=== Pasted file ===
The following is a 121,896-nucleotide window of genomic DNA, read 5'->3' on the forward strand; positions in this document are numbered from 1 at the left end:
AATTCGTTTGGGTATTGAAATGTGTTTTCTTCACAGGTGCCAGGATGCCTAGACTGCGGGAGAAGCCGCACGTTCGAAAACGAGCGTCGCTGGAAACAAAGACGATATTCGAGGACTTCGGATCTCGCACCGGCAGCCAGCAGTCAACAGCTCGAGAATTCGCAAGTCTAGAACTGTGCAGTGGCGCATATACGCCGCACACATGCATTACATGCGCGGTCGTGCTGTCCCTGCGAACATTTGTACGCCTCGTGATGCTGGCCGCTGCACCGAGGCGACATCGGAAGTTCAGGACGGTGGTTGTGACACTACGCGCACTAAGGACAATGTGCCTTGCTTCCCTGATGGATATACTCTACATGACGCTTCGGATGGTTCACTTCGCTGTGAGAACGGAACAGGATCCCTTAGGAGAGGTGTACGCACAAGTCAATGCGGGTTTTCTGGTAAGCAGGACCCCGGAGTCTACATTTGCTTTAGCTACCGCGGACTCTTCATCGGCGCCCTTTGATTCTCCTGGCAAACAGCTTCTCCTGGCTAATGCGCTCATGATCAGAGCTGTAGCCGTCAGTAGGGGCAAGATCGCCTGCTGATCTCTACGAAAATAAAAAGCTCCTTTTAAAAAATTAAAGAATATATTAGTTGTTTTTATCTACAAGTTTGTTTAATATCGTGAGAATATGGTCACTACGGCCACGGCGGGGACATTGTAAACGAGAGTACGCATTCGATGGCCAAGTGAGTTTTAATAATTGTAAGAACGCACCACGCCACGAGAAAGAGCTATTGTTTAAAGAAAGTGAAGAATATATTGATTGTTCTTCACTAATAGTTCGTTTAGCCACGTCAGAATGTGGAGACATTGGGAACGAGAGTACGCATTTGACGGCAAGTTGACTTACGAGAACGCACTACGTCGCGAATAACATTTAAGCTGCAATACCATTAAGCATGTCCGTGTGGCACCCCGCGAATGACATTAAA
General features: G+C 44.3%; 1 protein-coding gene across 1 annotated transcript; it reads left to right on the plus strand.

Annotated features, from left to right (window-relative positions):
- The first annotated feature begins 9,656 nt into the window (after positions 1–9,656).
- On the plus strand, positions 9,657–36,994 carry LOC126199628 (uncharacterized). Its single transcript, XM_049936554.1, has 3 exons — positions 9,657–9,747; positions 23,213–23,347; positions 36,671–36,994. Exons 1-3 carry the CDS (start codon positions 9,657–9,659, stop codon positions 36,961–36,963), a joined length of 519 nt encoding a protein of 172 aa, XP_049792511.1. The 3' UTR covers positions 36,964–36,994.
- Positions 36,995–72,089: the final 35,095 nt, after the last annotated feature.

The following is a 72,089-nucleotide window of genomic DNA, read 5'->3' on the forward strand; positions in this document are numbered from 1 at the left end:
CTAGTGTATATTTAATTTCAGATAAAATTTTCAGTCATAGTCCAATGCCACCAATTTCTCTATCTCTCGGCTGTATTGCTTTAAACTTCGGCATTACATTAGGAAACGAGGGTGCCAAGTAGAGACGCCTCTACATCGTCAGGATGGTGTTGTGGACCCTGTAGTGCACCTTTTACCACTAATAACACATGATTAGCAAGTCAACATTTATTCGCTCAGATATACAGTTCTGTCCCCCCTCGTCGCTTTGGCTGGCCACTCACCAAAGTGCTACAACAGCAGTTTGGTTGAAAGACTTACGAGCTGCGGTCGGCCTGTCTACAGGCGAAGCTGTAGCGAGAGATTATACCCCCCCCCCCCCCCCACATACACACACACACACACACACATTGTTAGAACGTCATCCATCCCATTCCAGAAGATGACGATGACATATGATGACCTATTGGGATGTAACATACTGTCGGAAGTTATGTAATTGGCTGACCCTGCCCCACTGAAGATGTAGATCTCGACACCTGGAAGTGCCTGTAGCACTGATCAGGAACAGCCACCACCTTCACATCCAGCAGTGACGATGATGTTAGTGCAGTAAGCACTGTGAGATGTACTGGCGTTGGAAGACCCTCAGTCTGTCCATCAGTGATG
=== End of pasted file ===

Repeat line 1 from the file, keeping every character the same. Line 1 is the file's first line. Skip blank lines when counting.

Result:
The following is a 121,896-nucleotide window of genomic DNA, read 5'->3' on the forward strand; positions in this document are numbered from 1 at the left end: